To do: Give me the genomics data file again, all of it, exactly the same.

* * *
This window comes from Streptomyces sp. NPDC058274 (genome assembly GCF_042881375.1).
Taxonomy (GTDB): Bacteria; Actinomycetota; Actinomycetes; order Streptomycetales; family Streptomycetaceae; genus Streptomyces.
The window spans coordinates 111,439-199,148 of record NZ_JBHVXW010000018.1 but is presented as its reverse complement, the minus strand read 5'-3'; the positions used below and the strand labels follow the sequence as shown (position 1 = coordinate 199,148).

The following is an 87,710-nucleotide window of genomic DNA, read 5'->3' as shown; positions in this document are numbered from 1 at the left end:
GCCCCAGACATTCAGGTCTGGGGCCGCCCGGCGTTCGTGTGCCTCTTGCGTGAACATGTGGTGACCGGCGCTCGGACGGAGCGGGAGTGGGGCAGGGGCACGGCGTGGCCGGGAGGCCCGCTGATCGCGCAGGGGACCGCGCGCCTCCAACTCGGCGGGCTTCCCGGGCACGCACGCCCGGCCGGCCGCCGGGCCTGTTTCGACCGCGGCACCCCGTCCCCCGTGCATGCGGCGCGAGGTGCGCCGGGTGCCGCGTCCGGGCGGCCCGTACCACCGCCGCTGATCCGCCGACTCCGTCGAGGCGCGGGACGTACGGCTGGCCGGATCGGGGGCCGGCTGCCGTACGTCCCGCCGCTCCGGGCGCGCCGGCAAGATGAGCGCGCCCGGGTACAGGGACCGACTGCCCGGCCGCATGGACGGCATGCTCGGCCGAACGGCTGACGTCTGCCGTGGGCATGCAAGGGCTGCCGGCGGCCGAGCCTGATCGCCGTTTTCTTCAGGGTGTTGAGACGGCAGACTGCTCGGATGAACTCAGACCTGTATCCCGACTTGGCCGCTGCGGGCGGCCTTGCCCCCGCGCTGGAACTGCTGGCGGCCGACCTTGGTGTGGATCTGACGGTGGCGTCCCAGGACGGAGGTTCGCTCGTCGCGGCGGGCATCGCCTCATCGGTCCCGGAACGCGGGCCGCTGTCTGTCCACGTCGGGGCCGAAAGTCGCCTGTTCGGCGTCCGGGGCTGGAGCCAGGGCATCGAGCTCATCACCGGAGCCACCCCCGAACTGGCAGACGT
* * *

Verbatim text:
This window comes from Streptomyces sp. NPDC058274 (genome assembly GCF_042881375.1).
Taxonomy (GTDB): Bacteria; Actinomycetota; Actinomycetes; order Streptomycetales; family Streptomycetaceae; genus Streptomyces.
The window spans coordinates 111,439-199,148 of record NZ_JBHVXW010000018.1 but is presented as its reverse complement, the minus strand read 5'-3'; the positions used below and the strand labels follow the sequence as shown (position 1 = coordinate 199,148).

The following is an 87,710-nucleotide window of genomic DNA, read 5'->3' as shown; positions in this document are numbered from 1 at the left end:
GCCCCAGACATTCAGGTCTGGGGCCGCCCGGCGTTCGTGTGCCTCTTGCGTGAACATGTGGTGACCGGCGCTCGGACGGAGCGGGAGTGGGGCAGGGGCACGGCGTGGCCGGGAGGCCCGCTGATCGCGCAGGGGACCGCGCGCCTCCAACTCGGCGGGCTTCCCGGGCACGCACGCCCGGCCGGCCGCCGGGCCTGTTTCGACCGCGGCACCCCGTCCCCCGTGCATGCGGCGCGAGGTGCGCCGGGTGCCGCGTCCGGGCGGCCCGTACCACCGCCGCTGATCCGCCGACTCCGTCGAGGCGCGGGACGTACGGCTGGCCGGATCGGGGGCCGGCTGCCGTACGTCCCGCCGCTCCGGGCGCGCCGGCAAGATGAGCGCGCCCGGGTACAGGGACCGACTGCCCGGCCGCATGGACGGCATGCTCGGCCGAACGGCTGACGTCTGCCGTGGGCATGCAAGGGCTGCCGGCGGCCGAGCCTGATCGCCGTTTTCTTCAGGGTGTTGAGACGGCAGACTGCTCGGATGAACTCAGACCTGTATCCCGACTTGGCCGCTGCGGGCGGCCTTGCCCCCGCGCTGGAACTGCTGGCGGCCGACCTTGGTGTGGATCTGACGGTGGCGTCCCAGGACGGAGGTTCGCTCGTCGCGGCGGGCATCGCCTCATCGGTCCCGGAACGCGGGCCGCTGTCTGTCCACGTCGGGGCCGAAAGTCGCCTGTTCGGCGTCCGGGGCTGGAGCCAGGGCATCGAGCTCATCACCGGAGCCACCCCCGAACTGGCAGACGT